The trip was an occasion to solidify relationships related to graduate education and agricultural research, recruit more Indian undergraduate students to WSU, and build new partnerships. (See related story.)
WSU already partners with PAU on research initiatives, Gill said. He has two visiting professors working in his lab on the National Science Foundation (NSF)-funded BREAD (Basic Research to Enable Agricultural Development) project, which also received support from the Bill and Melinda Gates Foundation.
The three-year $1.6 million grant is one of 15 awarded to U.S. universities and international collaborators in 2010, all focused on food security issues.
The partnership with PAU will strengthen WSU’s already strong international presence in food security, Bayly said.
“Hunger continues to be one of the world’s greatest problems,” he said. “The only chance that it might be adequately addressed is by improving food production through collaborative agreements of leading academic institutions around the world. This agreement represents a step in the right direction.”
The MOU spells out guidelines for graduate education, Gill said. WSU faculty who work with a PAU student would use grant money to cover the student’s in-state tuition. PAU would provide the student with an assistantship to cover food and housing.
“This benefits us as well as them,” Gill said. Not only will students at both universities benefit from the international ties, but by sharing technology and research capabilities, both universities will be able to save money and leverage existing resources.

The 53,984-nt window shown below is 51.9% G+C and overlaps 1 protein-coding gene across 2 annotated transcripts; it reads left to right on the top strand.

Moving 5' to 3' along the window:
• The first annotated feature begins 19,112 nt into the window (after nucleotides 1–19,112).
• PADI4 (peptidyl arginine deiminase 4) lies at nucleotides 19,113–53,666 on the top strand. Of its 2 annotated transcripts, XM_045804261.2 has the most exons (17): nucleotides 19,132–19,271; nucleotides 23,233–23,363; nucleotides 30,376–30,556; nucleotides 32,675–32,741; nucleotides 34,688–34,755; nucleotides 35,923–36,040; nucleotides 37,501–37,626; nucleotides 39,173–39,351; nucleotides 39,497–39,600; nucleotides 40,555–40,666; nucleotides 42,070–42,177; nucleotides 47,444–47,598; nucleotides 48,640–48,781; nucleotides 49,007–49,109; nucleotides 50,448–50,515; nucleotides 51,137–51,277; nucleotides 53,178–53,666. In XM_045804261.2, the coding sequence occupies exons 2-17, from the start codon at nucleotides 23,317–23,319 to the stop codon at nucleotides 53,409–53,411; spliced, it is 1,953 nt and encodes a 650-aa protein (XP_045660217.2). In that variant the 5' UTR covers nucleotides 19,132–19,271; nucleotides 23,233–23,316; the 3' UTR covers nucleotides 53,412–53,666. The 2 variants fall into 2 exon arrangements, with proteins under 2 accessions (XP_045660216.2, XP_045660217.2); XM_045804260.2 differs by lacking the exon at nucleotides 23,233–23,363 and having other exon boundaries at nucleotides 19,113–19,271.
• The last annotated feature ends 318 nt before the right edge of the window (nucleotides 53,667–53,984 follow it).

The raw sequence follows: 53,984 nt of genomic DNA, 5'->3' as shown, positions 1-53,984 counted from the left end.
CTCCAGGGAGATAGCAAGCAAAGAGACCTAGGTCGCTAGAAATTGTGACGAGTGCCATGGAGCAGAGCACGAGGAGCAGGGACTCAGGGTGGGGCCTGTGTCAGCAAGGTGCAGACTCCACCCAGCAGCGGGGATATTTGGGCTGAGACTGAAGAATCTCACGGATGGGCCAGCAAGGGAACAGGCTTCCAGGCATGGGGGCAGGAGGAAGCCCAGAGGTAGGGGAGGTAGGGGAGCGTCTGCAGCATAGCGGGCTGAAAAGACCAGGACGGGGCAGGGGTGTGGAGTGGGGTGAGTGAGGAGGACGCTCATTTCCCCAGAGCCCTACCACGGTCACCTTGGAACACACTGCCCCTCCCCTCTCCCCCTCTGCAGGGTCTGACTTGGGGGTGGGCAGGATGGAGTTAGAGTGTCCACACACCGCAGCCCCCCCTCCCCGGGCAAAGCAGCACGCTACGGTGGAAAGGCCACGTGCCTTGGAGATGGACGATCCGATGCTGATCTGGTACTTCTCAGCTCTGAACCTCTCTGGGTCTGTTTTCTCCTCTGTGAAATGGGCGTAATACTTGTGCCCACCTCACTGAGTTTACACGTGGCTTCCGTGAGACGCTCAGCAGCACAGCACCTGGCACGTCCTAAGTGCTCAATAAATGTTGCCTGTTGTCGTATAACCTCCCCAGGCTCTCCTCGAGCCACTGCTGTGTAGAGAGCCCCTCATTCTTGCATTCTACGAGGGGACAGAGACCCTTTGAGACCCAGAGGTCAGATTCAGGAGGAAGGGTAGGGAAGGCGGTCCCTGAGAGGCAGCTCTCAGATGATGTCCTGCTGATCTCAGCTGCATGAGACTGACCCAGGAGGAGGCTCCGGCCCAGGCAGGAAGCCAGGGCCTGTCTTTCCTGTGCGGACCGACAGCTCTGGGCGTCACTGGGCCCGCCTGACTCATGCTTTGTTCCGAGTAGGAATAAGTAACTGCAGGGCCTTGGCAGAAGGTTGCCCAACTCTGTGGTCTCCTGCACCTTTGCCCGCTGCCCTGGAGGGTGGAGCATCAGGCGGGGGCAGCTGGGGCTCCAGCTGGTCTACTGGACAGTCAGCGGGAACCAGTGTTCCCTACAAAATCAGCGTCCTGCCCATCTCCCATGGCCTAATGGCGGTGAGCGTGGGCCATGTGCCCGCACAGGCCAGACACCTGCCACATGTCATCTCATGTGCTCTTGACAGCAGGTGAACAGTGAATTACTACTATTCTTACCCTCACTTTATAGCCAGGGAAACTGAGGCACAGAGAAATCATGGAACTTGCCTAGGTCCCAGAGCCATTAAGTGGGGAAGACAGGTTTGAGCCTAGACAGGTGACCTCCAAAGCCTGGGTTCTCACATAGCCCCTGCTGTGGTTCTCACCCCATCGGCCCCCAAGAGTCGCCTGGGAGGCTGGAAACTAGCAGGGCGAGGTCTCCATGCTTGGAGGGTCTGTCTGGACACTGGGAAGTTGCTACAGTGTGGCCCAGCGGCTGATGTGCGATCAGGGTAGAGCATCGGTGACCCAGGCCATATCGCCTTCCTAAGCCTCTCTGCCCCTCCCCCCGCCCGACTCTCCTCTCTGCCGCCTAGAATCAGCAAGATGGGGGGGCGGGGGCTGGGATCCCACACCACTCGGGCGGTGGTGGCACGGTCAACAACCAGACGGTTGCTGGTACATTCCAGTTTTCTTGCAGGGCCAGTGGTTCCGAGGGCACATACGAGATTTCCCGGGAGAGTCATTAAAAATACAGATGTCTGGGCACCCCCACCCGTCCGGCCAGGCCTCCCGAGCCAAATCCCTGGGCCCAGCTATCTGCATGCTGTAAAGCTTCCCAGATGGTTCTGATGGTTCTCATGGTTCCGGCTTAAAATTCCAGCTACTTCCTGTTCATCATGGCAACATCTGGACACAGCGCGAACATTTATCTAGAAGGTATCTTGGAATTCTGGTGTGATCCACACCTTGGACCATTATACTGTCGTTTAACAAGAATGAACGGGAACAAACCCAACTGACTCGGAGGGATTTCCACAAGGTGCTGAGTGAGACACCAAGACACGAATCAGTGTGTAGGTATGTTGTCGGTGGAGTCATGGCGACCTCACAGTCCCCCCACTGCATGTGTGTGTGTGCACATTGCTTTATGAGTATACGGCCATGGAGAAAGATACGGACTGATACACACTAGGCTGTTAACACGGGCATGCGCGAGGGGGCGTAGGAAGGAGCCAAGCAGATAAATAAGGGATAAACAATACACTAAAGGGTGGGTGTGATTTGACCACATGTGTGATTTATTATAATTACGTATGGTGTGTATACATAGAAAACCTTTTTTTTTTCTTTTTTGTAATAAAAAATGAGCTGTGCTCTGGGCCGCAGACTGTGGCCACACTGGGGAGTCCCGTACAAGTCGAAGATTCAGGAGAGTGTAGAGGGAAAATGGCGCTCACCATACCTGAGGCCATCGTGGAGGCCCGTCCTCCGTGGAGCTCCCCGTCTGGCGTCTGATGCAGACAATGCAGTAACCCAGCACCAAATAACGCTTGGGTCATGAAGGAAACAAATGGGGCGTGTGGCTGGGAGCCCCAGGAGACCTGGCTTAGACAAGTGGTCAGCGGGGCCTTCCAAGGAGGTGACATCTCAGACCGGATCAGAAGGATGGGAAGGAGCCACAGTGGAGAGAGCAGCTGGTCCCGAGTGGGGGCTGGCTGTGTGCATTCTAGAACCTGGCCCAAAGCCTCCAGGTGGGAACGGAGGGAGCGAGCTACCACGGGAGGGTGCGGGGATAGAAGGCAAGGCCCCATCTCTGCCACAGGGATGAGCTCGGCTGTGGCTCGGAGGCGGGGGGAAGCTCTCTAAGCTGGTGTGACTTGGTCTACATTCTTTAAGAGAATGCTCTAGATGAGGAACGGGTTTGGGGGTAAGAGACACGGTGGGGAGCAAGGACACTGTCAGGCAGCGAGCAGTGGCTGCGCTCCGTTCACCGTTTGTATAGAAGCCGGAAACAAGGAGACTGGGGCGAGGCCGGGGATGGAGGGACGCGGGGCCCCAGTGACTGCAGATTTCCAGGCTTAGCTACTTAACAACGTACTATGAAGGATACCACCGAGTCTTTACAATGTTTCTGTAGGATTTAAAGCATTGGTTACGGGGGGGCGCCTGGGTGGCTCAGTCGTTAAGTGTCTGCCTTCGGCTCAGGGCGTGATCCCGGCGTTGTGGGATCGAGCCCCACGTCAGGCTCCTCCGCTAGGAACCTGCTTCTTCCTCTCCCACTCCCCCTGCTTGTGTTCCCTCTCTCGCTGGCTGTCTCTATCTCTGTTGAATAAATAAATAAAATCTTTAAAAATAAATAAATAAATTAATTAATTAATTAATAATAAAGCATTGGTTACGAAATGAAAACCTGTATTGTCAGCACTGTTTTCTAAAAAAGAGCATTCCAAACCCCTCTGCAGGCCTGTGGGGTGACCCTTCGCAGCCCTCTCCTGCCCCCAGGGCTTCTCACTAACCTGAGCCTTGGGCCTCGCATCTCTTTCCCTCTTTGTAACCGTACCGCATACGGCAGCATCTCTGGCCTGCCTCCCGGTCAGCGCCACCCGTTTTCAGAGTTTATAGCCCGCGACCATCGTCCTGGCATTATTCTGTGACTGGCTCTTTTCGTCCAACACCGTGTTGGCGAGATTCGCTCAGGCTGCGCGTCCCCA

Students could begin arriving as early as next fall, he said, but no target numbers have been set.
“It’s going to depend on the first few students,” he said. “We want to do it the right way.”
Gill, who earned his undergraduate and master’s degrees at PAU in the 1980s before entering the doctoral program at Kansas State University, has been a WSU faculty member since 2002. For the past five years, he said, he has been working to build closer ties with PAU.
“It takes awhile before people really open up and are receptive to working with you,” he said.
Gill has active research collaborations with four universities in India, including Indian Institute of Technology Roorkee, Govind Ballabh Pant University of Agriculture & Technology and Meerut University.
“It’s all about creating linkages,” he said.

Last summer Gill invited PAU Vice Chancellor Manjit Singh Kang to visit WSU and was able to use grant money to pay for the trip. The visit enabled Kang to meet with faculty, tour the facilities and get a better feeling for the breadth and depth of WSU’s agricultural programs.

“I am so glad we did that,” Gill said. “If he had his way, all new faculty at PAU would get Ph.D.s at WSU,” he joked.
He said WSU’s ranking as one of the top plant programs in the country certainly helped, but Kang also was impressed by Pullman’s rural location and safe environment.
Just as it was important for Kang to visit WSU last July, it was equally important for Bayly to visit PAU in March.
“When someone like the provost shows up with you, that changes people’s perception of how important this is,” Gill said.